- 50
- 55
- 70
- 110

**Solution 2 - Problem analysis**

We note that if we take $p$ out of the numerator as a factor it transforms to,

$p^4 +\displaystyle\frac{1}{p^2}=p\left(p^3 + \displaystyle\frac{1}{p^3}\right)$.

As we know we can easily get the value of sum of inverses in cubes from the given expression of sum of inverses applying well known concepts elaborated in * Principle of interaction of inverses*, we decide that we have virtually (we have to execute it yet) taken care of the numerator.

Focusing our attention to the denominator we don't find any easy way to convert it to a sum inverses form. It is then time to **use the given expression in the second way in expanded form.**

#### Solution 2 - Problem solving final stage

Let us take care of the numerator expression first.

$p + \displaystyle\frac{1}{p}=5$

Or, $p^2 -1 + \displaystyle\frac{1}{p^2}=25-3=22$.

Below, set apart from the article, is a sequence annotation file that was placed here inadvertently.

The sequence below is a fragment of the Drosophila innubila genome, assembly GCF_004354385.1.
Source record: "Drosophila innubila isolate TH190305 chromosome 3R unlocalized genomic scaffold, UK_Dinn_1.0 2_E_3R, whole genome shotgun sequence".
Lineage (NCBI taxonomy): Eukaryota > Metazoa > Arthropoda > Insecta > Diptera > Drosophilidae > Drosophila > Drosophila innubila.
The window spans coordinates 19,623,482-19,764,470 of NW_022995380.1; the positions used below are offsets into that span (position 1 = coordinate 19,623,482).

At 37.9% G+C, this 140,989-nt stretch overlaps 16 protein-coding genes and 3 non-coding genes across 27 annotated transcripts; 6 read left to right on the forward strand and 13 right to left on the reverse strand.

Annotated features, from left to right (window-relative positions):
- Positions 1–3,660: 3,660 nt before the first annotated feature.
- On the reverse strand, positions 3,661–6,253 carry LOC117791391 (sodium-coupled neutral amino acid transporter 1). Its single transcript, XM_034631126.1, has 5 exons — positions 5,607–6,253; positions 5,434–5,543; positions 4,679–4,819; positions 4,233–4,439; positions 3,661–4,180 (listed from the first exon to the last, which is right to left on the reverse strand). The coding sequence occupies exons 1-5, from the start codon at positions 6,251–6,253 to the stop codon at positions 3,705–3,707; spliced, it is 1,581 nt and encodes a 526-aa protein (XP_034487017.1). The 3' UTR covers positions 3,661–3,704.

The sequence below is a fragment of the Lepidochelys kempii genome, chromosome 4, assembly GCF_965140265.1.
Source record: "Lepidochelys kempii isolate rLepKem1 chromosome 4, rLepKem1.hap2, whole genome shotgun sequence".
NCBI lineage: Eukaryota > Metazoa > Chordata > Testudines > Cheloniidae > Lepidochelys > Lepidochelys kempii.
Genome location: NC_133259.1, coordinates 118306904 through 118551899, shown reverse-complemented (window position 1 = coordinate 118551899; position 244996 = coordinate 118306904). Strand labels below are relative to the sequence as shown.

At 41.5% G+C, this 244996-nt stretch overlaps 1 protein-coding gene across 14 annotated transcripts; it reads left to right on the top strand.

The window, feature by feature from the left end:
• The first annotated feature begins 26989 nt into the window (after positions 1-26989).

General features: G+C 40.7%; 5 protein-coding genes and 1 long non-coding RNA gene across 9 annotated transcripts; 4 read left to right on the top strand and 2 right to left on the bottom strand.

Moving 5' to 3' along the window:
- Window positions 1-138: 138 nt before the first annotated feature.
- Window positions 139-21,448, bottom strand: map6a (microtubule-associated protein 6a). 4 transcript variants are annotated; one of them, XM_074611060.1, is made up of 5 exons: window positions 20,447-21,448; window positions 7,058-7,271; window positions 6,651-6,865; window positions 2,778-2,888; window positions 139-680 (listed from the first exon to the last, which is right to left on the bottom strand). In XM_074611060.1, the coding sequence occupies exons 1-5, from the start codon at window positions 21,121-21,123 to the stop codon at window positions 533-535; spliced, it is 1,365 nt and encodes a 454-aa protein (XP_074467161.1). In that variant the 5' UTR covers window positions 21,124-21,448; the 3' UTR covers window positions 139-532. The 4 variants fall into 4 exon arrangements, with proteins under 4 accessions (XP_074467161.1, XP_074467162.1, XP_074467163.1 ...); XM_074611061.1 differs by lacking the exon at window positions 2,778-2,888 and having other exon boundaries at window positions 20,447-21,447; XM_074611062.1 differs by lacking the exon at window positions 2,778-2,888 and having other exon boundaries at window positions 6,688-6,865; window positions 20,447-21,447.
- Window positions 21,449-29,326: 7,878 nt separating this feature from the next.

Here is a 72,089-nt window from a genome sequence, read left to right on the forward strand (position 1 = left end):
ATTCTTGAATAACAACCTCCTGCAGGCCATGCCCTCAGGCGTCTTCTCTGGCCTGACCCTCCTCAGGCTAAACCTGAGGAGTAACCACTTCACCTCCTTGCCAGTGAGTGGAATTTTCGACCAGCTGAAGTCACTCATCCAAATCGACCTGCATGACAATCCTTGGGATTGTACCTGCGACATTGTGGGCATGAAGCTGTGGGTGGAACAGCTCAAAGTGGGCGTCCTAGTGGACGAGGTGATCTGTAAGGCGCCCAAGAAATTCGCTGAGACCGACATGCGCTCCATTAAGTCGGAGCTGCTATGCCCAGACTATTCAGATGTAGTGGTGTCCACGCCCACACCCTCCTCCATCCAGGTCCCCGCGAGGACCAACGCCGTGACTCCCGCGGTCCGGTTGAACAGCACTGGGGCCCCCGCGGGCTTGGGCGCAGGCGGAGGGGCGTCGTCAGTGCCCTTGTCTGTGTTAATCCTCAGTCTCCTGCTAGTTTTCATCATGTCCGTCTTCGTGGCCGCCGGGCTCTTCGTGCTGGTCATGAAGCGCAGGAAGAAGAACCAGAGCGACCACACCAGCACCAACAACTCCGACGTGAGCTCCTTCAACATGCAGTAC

So,

$p^3+\displaystyle\frac{1}{p^3}=\left(p + \displaystyle\frac{1}{p}\right)\left(p^2 -1 +\displaystyle\frac{1}{p^2}\right)$

$=5\times{22}$

$=110$.

Thus numerator $=110p$.

Now we will use the given expression in a second way in expanded form. This is direct application of **Multiple input use technique.**

Expanding the given expression and rearranging we get,

$p^2 - 5p + 1=0$.

So denominator is,

$p^2 -3p + 1=2p$.

Finally then the desired value of the target expression is,

$E=\displaystyle\frac{110p}{2p}=55$.

**Answer:** Option b : 55.

**Key concepts used:** * Problem breakdown* in taking care of numerator and denominator separately after due analysis of target expression --

*Key pattern discovery*to use given expression in a second way to evaluate denominator